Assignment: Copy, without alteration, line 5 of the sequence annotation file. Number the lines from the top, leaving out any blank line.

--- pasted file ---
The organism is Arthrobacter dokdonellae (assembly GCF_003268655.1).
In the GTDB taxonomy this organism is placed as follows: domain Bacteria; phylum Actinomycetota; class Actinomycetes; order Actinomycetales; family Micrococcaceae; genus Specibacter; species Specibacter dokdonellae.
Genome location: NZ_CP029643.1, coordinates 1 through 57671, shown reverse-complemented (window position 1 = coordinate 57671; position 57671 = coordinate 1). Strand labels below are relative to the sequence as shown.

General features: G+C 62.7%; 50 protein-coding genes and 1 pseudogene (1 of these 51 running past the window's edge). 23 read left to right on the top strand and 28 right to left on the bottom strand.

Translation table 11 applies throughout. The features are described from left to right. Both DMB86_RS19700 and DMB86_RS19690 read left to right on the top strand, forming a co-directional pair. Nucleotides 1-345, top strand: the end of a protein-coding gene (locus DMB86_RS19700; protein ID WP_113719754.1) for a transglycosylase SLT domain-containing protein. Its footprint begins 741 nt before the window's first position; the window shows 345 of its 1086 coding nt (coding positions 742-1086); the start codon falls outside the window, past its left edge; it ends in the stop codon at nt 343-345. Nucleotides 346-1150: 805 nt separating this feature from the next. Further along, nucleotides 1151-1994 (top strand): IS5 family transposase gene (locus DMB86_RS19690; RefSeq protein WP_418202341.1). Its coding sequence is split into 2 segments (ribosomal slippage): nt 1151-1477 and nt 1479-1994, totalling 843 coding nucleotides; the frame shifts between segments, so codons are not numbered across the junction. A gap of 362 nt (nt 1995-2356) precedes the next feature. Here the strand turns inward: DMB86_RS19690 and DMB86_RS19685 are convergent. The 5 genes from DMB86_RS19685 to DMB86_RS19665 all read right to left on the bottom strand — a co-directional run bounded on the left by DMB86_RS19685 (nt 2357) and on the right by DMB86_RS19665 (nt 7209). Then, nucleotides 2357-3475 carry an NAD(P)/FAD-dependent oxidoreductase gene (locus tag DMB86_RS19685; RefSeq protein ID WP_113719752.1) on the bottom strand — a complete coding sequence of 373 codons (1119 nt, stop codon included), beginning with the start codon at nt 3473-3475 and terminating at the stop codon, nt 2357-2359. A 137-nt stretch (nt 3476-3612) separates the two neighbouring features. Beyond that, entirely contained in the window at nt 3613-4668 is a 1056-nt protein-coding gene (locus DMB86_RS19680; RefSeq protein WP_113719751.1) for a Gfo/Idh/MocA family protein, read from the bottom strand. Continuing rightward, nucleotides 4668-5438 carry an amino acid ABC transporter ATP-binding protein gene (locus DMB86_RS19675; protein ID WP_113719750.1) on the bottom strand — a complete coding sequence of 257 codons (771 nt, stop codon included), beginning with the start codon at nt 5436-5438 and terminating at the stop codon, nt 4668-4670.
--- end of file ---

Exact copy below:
Translation table 11 applies throughout. The features are described from left to right. Both DMB86_RS19700 and DMB86_RS19690 read left to right on the top strand, forming a co-directional pair. Nucleotides 1-345, top strand: the end of a protein-coding gene (locus DMB86_RS19700; protein ID WP_113719754.1) for a transglycosylase SLT domain-containing protein. Its footprint begins 741 nt before the window's first position; the window shows 345 of its 1086 coding nt (coding positions 742-1086); the start codon falls outside the window, past its left edge; it ends in the stop codon at nt 343-345. Nucleotides 346-1150: 805 nt separating this feature from the next. Further along, nucleotides 1151-1994 (top strand): IS5 family transposase gene (locus DMB86_RS19690; RefSeq protein WP_418202341.1). Its coding sequence is split into 2 segments (ribosomal slippage): nt 1151-1477 and nt 1479-1994, totalling 843 coding nucleotides; the frame shifts between segments, so codons are not numbered across the junction. A gap of 362 nt (nt 1995-2356) precedes the next feature. Here the strand turns inward: DMB86_RS19690 and DMB86_RS19685 are convergent. The 5 genes from DMB86_RS19685 to DMB86_RS19665 all read right to left on the bottom strand — a co-directional run bounded on the left by DMB86_RS19685 (nt 2357) and on the right by DMB86_RS19665 (nt 7209). Then, nucleotides 2357-3475 carry an NAD(P)/FAD-dependent oxidoreductase gene (locus tag DMB86_RS19685; RefSeq protein ID WP_113719752.1) on the bottom strand — a complete coding sequence of 373 codons (1119 nt, stop codon included), beginning with the start codon at nt 3473-3475 and terminating at the stop codon, nt 2357-2359. A 137-nt stretch (nt 3476-3612) separates the two neighbouring features. Beyond that, entirely contained in the window at nt 3613-4668 is a 1056-nt protein-coding gene (locus DMB86_RS19680; RefSeq protein WP_113719751.1) for a Gfo/Idh/MocA family protein, read from the bottom strand. Continuing rightward, nucleotides 4668-5438 carry an amino acid ABC transporter ATP-binding protein gene (locus DMB86_RS19675; protein ID WP_113719750.1) on the bottom strand — a complete coding sequence of 257 codons (771 nt, stop codon included), beginning with the start codon at nt 5436-5438 and terminating at the stop codon, nt 4668-4670.